Jerusalem is special – this high density of Roman ruins, synagogues, mosques and churches you’ll not find anywhere else. Even if you’re not really religious and rather dislike the notorious touristic junk shops along the famous Via Dolorosa, the historical ambiance will get a grip on you. Walk through the historical old city of Jerusalem and on the Mount of Olives, marvel the view from there over the Jewish cemetery to the Dome of the Rock and the Al-Aqsa Mosque. Imagine who else has enjoyed this view, centuries or even milleniums ago.
Los Angeles, Griffiths Observatory, California
Two of the features that LA offers in abundance is space and light. Both are ideally combined at the Griffith Observatory (famous due to the movie “La La land”). From there you’ll have the best view of LA. The entire city is spread in from of you like a huge carpet of lights, provided there’s no smog.
https://part-time-travel.com/usa-west-coast and here: https://part-time-travel.com/the-perfect-day-in/los-angeles
Melba Gully, Great Otway National Park, Victoria, Australia
This is a magic spot for nature lovers. Humid – in fact dripping of rain when we entered it – and foggy, this spectacularly huge fern gully moves you into a fairy tale. During our trip through Australia we visited many fern gullies – but this one was definitely the best!
Mono Lake, California
Mono Lake – that’s a lunar landscape with picturesque Tufa formations. Although they are pretty famous, it’s usually not crowded, due to the long drive from either the western national parks or the Californian cities. View of the rocks and the lake during sunset is spectacular, and more so if you’re lucky and on your own. Imagine being on a different planet!
Monument Valley, Arizona
The opinions about Monument vary – many people are disappointed, having spent many hours in a queue of cars moving slowly along the only road allowed for a self-drive. Therefore: you’ll have to explore it on foot! The Wildcat Trail is – still – the only hiking trail inside the Tribal Park that visitors can hike unescorted by authorized Navajo guides. Try it at sunrise, and you’ll not be disappointed!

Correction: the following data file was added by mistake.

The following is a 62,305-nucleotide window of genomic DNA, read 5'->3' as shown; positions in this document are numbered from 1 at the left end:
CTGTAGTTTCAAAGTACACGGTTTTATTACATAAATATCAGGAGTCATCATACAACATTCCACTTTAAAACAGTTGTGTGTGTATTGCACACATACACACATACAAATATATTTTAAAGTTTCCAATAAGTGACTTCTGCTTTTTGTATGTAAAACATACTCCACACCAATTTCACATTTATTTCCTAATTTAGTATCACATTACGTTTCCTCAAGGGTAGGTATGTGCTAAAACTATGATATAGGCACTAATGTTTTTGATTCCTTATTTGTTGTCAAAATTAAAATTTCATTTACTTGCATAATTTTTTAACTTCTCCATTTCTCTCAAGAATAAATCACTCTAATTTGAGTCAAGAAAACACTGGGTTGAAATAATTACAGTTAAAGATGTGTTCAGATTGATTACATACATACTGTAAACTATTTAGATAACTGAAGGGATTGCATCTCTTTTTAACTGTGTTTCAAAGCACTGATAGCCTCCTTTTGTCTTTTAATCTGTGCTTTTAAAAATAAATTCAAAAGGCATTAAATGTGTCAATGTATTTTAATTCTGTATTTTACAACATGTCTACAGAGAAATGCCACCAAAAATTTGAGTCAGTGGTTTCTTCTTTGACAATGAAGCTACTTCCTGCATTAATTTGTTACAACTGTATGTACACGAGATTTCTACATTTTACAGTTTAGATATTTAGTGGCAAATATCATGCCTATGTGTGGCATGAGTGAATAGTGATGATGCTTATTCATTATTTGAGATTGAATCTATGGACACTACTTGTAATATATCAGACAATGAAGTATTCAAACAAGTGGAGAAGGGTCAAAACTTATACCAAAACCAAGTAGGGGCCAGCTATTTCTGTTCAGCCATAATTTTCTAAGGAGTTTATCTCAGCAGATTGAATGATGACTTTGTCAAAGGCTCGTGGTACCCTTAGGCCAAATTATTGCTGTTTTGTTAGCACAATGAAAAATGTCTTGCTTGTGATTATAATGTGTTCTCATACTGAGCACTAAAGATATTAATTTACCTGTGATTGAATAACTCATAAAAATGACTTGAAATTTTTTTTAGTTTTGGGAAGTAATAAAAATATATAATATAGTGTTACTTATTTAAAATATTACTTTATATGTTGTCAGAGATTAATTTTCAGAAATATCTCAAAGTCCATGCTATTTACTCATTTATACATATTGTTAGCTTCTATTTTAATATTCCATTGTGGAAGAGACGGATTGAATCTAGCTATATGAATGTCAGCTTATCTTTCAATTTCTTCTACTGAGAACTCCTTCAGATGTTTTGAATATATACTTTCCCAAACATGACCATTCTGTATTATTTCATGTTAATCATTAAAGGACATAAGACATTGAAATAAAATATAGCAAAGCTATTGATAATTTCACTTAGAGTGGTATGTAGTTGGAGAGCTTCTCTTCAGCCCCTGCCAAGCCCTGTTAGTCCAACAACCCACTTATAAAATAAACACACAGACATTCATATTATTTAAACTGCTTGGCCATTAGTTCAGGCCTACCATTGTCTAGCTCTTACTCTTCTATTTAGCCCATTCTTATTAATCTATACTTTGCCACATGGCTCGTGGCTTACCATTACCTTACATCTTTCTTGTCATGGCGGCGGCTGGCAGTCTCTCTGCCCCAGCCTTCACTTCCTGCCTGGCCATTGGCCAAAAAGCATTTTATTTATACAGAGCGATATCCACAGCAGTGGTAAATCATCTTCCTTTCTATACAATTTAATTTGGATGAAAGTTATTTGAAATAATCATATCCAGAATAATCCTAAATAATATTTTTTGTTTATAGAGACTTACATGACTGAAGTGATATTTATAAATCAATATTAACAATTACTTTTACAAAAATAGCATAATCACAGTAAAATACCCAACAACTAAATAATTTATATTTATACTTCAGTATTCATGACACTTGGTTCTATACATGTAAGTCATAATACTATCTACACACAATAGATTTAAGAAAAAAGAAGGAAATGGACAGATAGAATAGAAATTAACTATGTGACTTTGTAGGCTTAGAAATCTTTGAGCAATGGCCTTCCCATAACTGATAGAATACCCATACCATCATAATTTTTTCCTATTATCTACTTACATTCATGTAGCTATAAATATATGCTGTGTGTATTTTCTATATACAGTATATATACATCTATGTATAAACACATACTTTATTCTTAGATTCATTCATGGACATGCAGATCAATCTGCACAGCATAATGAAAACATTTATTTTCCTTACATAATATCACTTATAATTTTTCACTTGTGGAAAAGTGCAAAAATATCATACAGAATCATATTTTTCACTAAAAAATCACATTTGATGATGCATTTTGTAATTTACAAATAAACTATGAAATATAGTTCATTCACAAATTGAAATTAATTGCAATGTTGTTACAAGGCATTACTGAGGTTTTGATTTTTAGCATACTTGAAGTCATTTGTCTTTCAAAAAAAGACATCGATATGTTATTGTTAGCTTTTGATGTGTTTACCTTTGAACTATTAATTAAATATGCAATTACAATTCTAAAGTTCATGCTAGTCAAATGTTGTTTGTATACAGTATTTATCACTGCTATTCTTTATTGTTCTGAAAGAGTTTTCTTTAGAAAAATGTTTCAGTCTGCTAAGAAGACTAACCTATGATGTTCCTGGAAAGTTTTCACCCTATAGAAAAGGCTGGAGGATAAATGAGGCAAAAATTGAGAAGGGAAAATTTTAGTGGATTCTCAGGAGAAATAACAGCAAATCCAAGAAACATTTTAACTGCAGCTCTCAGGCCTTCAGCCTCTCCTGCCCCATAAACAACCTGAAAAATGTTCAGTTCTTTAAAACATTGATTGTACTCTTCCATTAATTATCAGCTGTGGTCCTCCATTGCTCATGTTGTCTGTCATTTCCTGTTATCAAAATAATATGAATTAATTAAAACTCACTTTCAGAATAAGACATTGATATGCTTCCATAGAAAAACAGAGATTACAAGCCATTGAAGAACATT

Pointe du Raz, Brittany, France
Pointe du Raz is one of these few locations where you feel the power of natural forces. The place itself is an impressive sea cliff at the far southeastern end of Brittany, with more rocks off the shore, the “fare du vieille” (an ancient lighthouse) and even further away the “ile de Sein” island. Between the cliffs, rocks and the island of Sein, there’s a very strong sea current, leading to spectacular high waves. Which you’ll become aware of, when the occasional boat tries to fight the waves. Look it up at youtube, (like this one: https://www.youtube.com/watch?v=nv0zVsdwAb8 ) – or better: go and watch yourself!
San Gimignano, Tuscany, Italy
San Gimignano is one of the “hot spots” in Tuscany – bringing thousands of tourists to the small city every day. Thus, to feel the “spirit” you’ll have to stay overnight – and book it months in advance. Because there are only very few hotel rooms available in the town – when the tourists leave, the town gets empty. When the sun sets, the so-called “gender towers” get illuminated. Walking through the empty streets among the spectacular towers feels like walking through your own medieval movie set. Absolutely amazing!
It’s famous – the view from the crater rim over the deep blue water within the sunken crater. Blue infinity pools, merging with the Mediterranean sea hundreds of meters below and the equally blue sky above. A place so special…that’s it is worth the considerable amount of money a night on the crater rim costs you. Just try to find a spot that’s not being used for a wedding photo shooting.
This is the third place in my personal “top three” list of magical places. I know – millions of tourists haunt Venice each and every month. The crammed “runway” between Rialto Bridge and St. Marks Square is definitely not very romantic. But the romantic Venice is still there, and usually just around the corner. You’ll just have to walk a few meters further to discover lots of beautiful places, unknown churches (despite the occasional Titiano or Tintoretto just next to the entrance door). And speaking about walking – for me Venice is the biggest and most beautiful pedestrian zone in the world.
That’s it – my favorite magical places. Feel free to comment or send your “most magical places”!
*According to a German Court decision, all texts containing links to commercial pages (e.g. links to Tripadvisor, Airline, hotel or restaurant websites) have to be identified as “commercial” (in German “Anzeige”). As my texts do contain links like that, I therefore identify each post and page containing a link as “Anzeige”. However (and referring to the “About Me” page) I would like to point out that I do NOT post any sponsored content in my texts; I pay for all my trips myself.